1990s Multi-Panel Pans
Listed in publication date order
1993 – from Tundra’s Understanding Comics written and drawn by Scott McCloud. Scott McCloud’s treatises on comics are great. They’re pretty much required reading for anyone interested in exploring what the tricks are that make comics work.
McCloud uses the word “polyptych” to describe what I’ve been calling a multi-panel pan sequence… and I am going to explore these terminologies in a blog post at some point soon.
April 1993 – From Image Comics 1963 Book One Mystery Incorporated -story by Alan Moore, art by Rick Veitch and Dave Gibbons. Alan Moore is the reigning comic book writing genius who has pushed all sorts of boundaries, and who uses frequent appropriate multi-panel pans and all kinds of other great visual tricks. This is one of the most ingenious and self-conscious uses of a multi-panel pan sequence. The comic book is a homage/parody of early 1960s Marvel Comics, this one specifically features Mystery Incorporated who are a thinly veiled version of the Fantastic Four. These panels depict a visitor who is actually a 1990s comic book character who has time-traveled back to 1963. Using a multi-panel pan sequence is Moore’s very subtle way of tipping the readers off to the fact that this is a contemporary character… because pan sequences are common in the 1990s, but didn’t occur in early 1960s Marvel Comics. (See also other articles I’ve written here about Alan Moore.)
(1994-1998 none posted yet)
1999 – from Top Shelf’s Goodbye, Chunky Rice written and drawn by Craig Thompson. Thompson is an award-winning wonderfully inventive artist. He uses lots of clever multi-panel pans in GCR. I’ve chosen just a few of the ones I live best. The above panel sequence has a great visual balance, with the lower half of Solomon’s face (left) and the upper half of Chunky’s (right.) One thing cool and playful is the way the gutter (black) line splits the word balloon between “Cute ain’t he?” and “Go ahead. He ain’t bitin'”
This a great little throwaway scene-setting sequence… that I think is just rich and lush and fun. Almost don’t know where to start. The multi-panel pans are in the top left and lower right. Each of the short sequences introduces the characters, and the whole rich mix introduces the neighborhood – so active and full of life.
This panel sequence is fun because it centers on sound; each panel with its own sound effect. The action also sweeps upward (with hopeful celebratory sentiment) then downward (with the reality of mushy food shlopped onto the plate unceremoniously.)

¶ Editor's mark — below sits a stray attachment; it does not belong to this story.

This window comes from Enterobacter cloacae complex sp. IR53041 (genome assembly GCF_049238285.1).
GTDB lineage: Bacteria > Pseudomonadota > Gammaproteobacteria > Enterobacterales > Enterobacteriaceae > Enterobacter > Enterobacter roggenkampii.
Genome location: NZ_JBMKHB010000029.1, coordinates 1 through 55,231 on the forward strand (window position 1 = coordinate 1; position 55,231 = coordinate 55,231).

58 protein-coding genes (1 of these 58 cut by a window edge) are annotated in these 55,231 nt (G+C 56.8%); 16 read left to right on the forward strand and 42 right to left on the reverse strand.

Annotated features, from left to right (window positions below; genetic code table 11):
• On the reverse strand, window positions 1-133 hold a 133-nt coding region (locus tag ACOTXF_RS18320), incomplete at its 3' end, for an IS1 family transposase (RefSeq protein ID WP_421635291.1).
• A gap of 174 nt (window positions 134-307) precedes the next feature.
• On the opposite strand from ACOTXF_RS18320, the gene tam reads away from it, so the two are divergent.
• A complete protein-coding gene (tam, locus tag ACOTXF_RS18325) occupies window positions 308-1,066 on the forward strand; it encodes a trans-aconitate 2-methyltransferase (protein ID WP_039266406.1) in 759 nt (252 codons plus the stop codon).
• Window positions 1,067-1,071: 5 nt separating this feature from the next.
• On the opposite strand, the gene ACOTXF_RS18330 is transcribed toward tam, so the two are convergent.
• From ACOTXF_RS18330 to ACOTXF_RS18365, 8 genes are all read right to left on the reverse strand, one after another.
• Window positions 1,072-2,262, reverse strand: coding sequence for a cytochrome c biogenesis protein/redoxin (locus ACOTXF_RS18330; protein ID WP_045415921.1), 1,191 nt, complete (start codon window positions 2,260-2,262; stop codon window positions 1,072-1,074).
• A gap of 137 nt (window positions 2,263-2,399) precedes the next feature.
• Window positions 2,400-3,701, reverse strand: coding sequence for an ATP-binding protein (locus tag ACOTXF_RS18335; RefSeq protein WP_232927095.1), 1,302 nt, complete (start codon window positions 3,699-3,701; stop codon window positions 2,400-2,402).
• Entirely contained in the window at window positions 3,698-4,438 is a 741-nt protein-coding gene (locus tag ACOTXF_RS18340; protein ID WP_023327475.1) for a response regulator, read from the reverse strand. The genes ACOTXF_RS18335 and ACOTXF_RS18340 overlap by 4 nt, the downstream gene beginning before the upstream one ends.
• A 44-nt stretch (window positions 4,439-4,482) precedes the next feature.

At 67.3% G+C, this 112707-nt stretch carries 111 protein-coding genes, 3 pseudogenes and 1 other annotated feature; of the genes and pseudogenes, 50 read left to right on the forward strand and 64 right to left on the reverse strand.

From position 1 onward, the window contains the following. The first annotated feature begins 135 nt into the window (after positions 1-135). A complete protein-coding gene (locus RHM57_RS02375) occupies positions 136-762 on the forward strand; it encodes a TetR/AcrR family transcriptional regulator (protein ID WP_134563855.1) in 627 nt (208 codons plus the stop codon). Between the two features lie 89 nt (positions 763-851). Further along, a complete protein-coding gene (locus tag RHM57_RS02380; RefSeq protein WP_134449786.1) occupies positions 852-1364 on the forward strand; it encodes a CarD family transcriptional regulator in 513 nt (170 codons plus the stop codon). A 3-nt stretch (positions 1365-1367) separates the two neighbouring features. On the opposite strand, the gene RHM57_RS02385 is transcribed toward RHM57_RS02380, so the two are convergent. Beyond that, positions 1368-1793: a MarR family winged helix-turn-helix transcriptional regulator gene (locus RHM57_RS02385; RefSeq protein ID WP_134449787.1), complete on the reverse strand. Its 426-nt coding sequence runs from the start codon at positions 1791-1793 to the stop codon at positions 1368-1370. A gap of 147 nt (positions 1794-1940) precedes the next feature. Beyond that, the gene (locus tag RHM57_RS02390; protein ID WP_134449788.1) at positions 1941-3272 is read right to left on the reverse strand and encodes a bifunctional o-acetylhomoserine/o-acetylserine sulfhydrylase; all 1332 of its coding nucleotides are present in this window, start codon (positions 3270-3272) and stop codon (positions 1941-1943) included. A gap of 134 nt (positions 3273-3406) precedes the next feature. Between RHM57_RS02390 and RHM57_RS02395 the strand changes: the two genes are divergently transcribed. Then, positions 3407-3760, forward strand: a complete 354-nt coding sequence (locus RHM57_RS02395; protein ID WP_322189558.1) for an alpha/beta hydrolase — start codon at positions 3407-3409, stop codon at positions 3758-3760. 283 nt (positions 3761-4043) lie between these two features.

The upper sequence is fairly straightforward – good, but not spectacular. The lower panel sequence here is brilliant. Though the gutters throughout the book are black lines, the middle white panel acts a sort of gutter between the two panels on either side of it. The fearful anticipation of the wallop is palpable… and the motion of the throw powerful and dynamic. It’s sort of a multi-panel pan, with an intermission embedded in the sequence.
October 1999 – From America’s Best Comics’ Promethea No. 3 – art by J.H. Williams III, writing by Alan Moore. I am not going to try to an encyclopedic look at all of Alan Moore’s multi-panel pans.
Promethea No. 3 is the only comic book cover image (I am aware of) that utilizes a multi-panel pan. Most of the time covers (like splash pages) show a single full-page image, hence few feature any kind of multi-panel sequence, much less a sequence with a continuous background. Promethea is ultimately about story-telling and imagination, so it makes sense that the cover could be a multi-panel pan.
The cover image is, as pretty much every panel Williams draws, beautiful. Promethea is transitioning between the real world on the left and Mysty Magic Land (more properly “Immateria” – more-or-less the world of humanity’s collective imagination) on the right. A lesser artist might have given us a 100% real panel on the left and a 100% immateria on the right… but even panel one shows the floor giving way to burst of river waterfall… which is symbolic of the unconscious. That could be reading too much into Moore, you never know – he’s so deliberate about symbols and references…
The above sequence is a similar transition from Immateria on the left and the reality on the right. There are quite a few subtle touches that I credit to Alan Moore. The “No Parking” sign (panel 3-4) sort of shows the point of no return – there’s no stopping in the middle between these two realms. The panhandler is asking for “change” while the scenery is changing. The trees of Immateria give way to the steel columns and lampposts of urban reality.